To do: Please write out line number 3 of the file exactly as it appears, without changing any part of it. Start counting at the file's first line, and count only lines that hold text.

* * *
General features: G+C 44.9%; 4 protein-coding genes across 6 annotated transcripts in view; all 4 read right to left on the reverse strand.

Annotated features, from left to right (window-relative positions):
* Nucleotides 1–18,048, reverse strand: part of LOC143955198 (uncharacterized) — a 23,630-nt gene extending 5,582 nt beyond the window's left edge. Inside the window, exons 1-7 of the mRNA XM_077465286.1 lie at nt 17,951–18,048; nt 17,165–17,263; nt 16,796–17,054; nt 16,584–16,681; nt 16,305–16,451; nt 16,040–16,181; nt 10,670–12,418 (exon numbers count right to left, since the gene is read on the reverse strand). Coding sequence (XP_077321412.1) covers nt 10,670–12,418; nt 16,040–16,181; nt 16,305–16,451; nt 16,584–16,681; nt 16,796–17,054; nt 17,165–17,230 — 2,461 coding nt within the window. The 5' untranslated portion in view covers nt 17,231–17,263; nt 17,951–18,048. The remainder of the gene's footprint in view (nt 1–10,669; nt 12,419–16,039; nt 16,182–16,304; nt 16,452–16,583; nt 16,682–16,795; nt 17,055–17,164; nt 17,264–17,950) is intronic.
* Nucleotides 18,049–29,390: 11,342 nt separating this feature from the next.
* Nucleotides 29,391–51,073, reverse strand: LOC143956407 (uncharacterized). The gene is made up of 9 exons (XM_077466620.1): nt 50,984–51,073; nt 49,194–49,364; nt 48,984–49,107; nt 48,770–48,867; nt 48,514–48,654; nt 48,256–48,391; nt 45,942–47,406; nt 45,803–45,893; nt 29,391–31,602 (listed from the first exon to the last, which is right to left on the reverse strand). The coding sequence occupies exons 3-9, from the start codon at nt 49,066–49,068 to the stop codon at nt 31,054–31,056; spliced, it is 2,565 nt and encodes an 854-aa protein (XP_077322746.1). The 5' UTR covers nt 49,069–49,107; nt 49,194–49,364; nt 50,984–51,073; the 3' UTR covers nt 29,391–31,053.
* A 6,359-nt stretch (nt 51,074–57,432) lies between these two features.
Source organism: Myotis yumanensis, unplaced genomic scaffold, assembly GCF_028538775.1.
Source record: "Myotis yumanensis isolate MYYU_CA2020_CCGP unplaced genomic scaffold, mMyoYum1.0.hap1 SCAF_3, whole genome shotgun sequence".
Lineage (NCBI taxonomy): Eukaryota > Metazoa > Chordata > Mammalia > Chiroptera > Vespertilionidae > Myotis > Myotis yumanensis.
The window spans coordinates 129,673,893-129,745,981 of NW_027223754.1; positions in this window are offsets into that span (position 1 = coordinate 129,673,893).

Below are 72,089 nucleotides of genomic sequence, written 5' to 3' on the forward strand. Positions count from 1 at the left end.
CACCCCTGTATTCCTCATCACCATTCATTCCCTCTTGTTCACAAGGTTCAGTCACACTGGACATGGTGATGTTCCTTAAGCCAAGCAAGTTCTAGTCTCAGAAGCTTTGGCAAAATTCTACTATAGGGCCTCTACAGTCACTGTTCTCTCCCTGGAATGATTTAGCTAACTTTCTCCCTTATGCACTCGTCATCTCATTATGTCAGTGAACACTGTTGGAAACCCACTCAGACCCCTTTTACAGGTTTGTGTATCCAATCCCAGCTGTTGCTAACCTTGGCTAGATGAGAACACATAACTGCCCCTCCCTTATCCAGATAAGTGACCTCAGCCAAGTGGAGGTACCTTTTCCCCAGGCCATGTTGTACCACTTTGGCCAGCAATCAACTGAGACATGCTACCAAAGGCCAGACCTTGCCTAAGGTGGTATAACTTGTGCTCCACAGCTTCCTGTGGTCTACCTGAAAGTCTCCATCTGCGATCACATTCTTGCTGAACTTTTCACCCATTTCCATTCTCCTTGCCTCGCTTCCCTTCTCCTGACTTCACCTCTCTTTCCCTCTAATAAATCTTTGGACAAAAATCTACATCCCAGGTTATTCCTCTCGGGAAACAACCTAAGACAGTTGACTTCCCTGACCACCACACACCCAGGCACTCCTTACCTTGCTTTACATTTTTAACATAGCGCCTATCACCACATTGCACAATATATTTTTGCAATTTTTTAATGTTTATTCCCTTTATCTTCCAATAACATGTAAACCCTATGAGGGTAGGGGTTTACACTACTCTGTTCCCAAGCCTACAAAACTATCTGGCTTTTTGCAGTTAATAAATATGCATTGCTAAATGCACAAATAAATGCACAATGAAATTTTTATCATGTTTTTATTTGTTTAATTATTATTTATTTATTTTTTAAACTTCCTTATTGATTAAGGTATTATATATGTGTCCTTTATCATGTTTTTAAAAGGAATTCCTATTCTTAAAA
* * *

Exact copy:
* Nucleotides 1–18,048, reverse strand: part of LOC143955198 (uncharacterized) — a 23,630-nt gene extending 5,582 nt beyond the window's left edge. Inside the window, exons 1-7 of the mRNA XM_077465286.1 lie at nt 17,951–18,048; nt 17,165–17,263; nt 16,796–17,054; nt 16,584–16,681; nt 16,305–16,451; nt 16,040–16,181; nt 10,670–12,418 (exon numbers count right to left, since the gene is read on the reverse strand). Coding sequence (XP_077321412.1) covers nt 10,670–12,418; nt 16,040–16,181; nt 16,305–16,451; nt 16,584–16,681; nt 16,796–17,054; nt 17,165–17,230 — 2,461 coding nt within the window. The 5' untranslated portion in view covers nt 17,231–17,263; nt 17,951–18,048. The remainder of the gene's footprint in view (nt 1–10,669; nt 12,419–16,039; nt 16,182–16,304; nt 16,452–16,583; nt 16,682–16,795; nt 17,055–17,164; nt 17,264–17,950) is intronic.